We’ve all heard plenty of airline horror stories. Stories about rude service or people being dragged off flights can put anyone off air travel.
But one woman’s story is proof there are still plenty of good people up in the skies.
On March 6, a woman named Sharon Radcliffe was on a Delta flight from Detroit to Nashville.
She was seated in coach. During the flight, she saw an elderly woman in the row ahead of her—and then she watched a flight attendant approaching her.
The man took the elderly woman by the hand, escorted her out of her seat …
… and brought her to first class!
The woman was suffering from Parkinson’s disease, and the attendant apparently noticed her symptoms. Without a second thought, he offered her a seat upgrade.
Everyone who’s ever flown coach has dreamt of getting that elusive first class upgrade, but this passenger deserved it more than anybody. The elderly woman would enjoy the flight in comfort, and with the extra service and attention she might need.
And the thoughtful Flight Leader, Jeffrey Jones, was more than happy to help.
“For the ENTIRE flight I could see him checking in on her, patting her back, helping her get up, [and] walking her (holding hands) up and down the aisle,” Radcliffe wrote in a Facebook post.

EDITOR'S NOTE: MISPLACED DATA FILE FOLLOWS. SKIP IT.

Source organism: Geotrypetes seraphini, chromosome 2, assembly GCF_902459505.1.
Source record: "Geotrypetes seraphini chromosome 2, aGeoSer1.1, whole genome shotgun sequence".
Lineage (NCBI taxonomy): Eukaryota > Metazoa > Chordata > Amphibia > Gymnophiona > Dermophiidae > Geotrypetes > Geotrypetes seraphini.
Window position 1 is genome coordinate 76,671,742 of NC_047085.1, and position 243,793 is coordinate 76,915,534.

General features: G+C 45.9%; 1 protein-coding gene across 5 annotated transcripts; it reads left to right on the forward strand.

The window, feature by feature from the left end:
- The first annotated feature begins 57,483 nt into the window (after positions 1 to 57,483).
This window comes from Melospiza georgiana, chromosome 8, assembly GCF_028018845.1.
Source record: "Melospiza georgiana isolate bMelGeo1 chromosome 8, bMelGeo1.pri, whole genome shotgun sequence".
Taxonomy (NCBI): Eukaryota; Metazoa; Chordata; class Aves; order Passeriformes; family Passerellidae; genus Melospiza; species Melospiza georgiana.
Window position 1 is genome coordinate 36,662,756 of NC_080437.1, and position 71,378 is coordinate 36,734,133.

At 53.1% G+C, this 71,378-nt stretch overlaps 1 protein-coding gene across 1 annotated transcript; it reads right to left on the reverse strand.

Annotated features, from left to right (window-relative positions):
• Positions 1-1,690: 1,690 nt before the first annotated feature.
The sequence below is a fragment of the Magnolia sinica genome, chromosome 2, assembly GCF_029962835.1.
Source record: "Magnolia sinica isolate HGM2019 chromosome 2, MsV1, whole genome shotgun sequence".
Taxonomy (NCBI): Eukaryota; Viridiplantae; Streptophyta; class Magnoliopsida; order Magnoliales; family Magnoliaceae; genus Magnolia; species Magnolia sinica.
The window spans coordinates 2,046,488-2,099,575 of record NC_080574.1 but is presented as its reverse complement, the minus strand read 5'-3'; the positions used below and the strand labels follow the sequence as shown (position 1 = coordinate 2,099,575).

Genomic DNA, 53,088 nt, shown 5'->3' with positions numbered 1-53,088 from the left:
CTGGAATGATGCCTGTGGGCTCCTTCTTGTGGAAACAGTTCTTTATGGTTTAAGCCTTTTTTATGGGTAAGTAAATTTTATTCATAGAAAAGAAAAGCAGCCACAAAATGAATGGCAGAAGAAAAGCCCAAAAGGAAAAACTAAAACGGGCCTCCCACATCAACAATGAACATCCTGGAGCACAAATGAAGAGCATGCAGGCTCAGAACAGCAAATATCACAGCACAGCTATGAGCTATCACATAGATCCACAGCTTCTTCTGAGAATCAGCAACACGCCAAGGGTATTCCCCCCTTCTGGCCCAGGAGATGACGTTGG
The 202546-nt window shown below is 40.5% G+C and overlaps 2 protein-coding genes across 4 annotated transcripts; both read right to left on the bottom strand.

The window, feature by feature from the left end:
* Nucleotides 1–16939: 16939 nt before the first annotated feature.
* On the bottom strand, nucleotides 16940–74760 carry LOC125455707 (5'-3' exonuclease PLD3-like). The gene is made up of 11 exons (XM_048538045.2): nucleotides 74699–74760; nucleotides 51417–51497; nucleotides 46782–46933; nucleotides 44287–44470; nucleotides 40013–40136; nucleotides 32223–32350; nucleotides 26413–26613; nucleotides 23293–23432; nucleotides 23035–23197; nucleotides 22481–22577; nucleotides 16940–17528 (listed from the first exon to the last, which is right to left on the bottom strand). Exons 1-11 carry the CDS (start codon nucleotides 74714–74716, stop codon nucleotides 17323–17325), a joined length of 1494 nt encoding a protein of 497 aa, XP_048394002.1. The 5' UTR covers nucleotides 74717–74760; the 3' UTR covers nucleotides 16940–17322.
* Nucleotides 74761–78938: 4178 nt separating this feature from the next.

Radcliffe was incredibly touched by Jones’s actions. She even offered to help him out, but he insisted he had everything under control.
“As I sat in my seat – I literally had tears in my eyes.”
At the end of the flight, Radcliffe thanked Jones—and revealed why the sight meant so much to her:
“My mother is a very young 70 years old and is a newly diagnosed Parkinson’s patient,” Radcliffe told him. “I hope one day someone treats her as well as you treated that lady!”
Radcliffe posted the story on Facebook—and the story has since gone viral with over 13,000 shares.
When Jones got word he was an internet star, he responded with his own Facebook post:
“All of the positive comments, shares, feedback, etc have been an amazing and humbling experience for me.”
And while his behavior seems extraordinary, Jones insists it isn’t, and that his story “happens to be one of thousands upon thousands of the good deeds and hearts we as flight attendants perform and share everyday in and out of the air.”